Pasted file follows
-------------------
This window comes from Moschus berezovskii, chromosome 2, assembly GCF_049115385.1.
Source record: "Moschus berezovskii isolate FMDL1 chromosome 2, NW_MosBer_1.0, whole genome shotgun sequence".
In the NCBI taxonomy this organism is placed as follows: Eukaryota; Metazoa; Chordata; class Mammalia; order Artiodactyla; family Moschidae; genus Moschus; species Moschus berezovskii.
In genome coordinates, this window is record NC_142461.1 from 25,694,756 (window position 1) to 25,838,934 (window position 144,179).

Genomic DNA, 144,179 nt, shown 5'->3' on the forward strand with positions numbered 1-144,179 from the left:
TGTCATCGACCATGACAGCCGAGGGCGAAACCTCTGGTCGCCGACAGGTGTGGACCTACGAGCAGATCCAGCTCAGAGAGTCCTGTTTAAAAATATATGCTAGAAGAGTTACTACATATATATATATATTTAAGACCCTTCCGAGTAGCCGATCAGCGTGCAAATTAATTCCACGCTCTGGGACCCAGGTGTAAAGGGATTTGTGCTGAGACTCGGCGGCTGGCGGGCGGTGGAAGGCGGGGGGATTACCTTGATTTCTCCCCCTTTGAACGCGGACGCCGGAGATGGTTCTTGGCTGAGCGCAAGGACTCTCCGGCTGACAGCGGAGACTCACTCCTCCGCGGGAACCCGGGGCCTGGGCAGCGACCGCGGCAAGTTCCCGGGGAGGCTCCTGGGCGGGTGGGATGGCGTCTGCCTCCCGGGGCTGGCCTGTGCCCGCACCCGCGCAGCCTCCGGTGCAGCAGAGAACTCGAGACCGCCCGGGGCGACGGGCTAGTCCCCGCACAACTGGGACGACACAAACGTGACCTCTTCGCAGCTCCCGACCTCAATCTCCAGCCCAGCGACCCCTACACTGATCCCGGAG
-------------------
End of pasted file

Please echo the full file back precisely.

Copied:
This window comes from Moschus berezovskii, chromosome 2, assembly GCF_049115385.1.
Source record: "Moschus berezovskii isolate FMDL1 chromosome 2, NW_MosBer_1.0, whole genome shotgun sequence".
In the NCBI taxonomy this organism is placed as follows: Eukaryota; Metazoa; Chordata; class Mammalia; order Artiodactyla; family Moschidae; genus Moschus; species Moschus berezovskii.
In genome coordinates, this window is record NC_142461.1 from 25,694,756 (window position 1) to 25,838,934 (window position 144,179).

Genomic DNA, 144,179 nt, shown 5'->3' on the forward strand with positions numbered 1-144,179 from the left:
TGTCATCGACCATGACAGCCGAGGGCGAAACCTCTGGTCGCCGACAGGTGTGGACCTACGAGCAGATCCAGCTCAGAGAGTCCTGTTTAAAAATATATGCTAGAAGAGTTACTACATATATATATATATTTAAGACCCTTCCGAGTAGCCGATCAGCGTGCAAATTAATTCCACGCTCTGGGACCCAGGTGTAAAGGGATTTGTGCTGAGACTCGGCGGCTGGCGGGCGGTGGAAGGCGGGGGGATTACCTTGATTTCTCCCCCTTTGAACGCGGACGCCGGAGATGGTTCTTGGCTGAGCGCAAGGACTCTCCGGCTGACAGCGGAGACTCACTCCTCCGCGGGAACCCGGGGCCTGGGCAGCGACCGCGGCAAGTTCCCGGGGAGGCTCCTGGGCGGGTGGGATGGCGTCTGCCTCCCGGGGCTGGCCTGTGCCCGCACCCGCGCAGCCTCCGGTGCAGCAGAGAACTCGAGACCGCCCGGGGCGACGGGCTAGTCCCCGCACAACTGGGACGACACAAACGTGACCTCTTCGCAGCTCCCGACCTCAATCTCCAGCCCAGCGACCCCTACACTGATCCCGGAG